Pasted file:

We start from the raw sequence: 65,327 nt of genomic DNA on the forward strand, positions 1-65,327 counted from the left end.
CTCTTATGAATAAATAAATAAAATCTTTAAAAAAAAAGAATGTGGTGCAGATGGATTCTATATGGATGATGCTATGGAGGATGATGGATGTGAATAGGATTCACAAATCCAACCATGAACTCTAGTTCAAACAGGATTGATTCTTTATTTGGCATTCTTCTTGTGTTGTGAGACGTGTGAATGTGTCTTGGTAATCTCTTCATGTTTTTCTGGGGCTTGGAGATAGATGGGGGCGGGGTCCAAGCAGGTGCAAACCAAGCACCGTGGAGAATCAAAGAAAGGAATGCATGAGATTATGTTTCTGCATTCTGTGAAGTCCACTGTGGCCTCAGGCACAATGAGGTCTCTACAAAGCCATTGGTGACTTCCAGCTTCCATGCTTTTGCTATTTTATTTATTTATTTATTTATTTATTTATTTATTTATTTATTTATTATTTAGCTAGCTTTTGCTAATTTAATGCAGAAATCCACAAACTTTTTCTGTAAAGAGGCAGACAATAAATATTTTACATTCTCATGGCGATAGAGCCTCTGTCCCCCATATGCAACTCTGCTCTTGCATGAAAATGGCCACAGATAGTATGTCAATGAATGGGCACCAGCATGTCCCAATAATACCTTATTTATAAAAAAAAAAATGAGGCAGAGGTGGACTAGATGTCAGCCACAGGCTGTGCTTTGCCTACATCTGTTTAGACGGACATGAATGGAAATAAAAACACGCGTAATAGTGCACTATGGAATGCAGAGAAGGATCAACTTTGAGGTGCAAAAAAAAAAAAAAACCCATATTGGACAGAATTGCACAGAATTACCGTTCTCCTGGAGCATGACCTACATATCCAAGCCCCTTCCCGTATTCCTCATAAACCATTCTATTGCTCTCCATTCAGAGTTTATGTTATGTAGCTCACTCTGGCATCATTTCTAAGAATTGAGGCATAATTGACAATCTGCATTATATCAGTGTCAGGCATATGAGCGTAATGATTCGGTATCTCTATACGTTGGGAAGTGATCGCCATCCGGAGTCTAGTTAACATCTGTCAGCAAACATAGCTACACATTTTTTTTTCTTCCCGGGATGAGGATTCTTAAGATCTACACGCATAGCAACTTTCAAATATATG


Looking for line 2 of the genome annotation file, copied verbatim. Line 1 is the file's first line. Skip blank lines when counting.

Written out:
CTCTTATGAATAAATAAATAAAATCTTTAAAAAAAAAGAATGTGGTGCAGATGGATTCTATATGGATGATGCTATGGAGGATGATGGATGTGAATAGGATTCACAAATCCAACCATGAACTCTAGTTCAAACAGGATTGATTCTTTATTTGGCATTCTTCTTGTGTTGTGAGACGTGTGAATGTGTCTTGGTAATCTCTTCATGTTTTTCTGGGGCTTGGAGATAGATGGGGGCGGGGTCCAAGCAGGTGCAAACCAAGCACCGTGGAGAATCAAAGAAAGGAATGCATGAGATTATGTTTCTGCATTCTGTGAAGTCCACTGTGGCCTCAGGCACAATGAGGTCTCTACAAAGCCATTGGTGACTTCCAGCTTCCATGCTTTTGCTATTTTATTTATTTATTTATTTATTTATTTATTTATTTATTTATTTATTATTTAGCTAGCTTTTGCTAATTTAATGCAGAAATCCACAAACTTTTTCTGTAAAGAGGCAGACAATAAATATTTTACATTCTCATGGCGATAGAGCCTCTGTCCCCCATATGCAACTCTGCTCTTGCATGAAAATGGCCACAGATAGTATGTCAATGAATGGGCACCAGCATGTCCCAATAATACCTTATTTATAAAAAAAAAAATGAGGCAGAGGTGGACTAGATGTCAGCCACAGGCTGTGCTTTGCCTACATCTGTTTAGACGGACATGAATGGAAATAAAAACACGCGTAATAGTGCACTATGGAATGCAGAGAAGGATCAACTTTGAGGTGCAAAAAAAAAAAAAAACCCATATTGGACAGAATTGCACAGAATTACCGTTCTCCTGGAGCATGACCTACATATCCAAGCCCCTTCCCGTATTCCTCATAAACCATTCTATTGCTCTCCATTCAGAGTTTATGTTATGTAGCTCACTCTGGCATCATTTCTAAGAATTGAGGCATAATTGACAATCTGCATTATATCAGTGTCAGGCATATGAGCGTAATGATTCGGTATCTCTATACGTTGGGAAGTGATCGCCATCCGGAGTCTAGTTAACATCTGTCAGCAAACATAGCTACACATTTTTTTTTCTTCCCGGGATGAGGATTCTTAAGATCTACACGCATAGCAACTTTCAAATATATG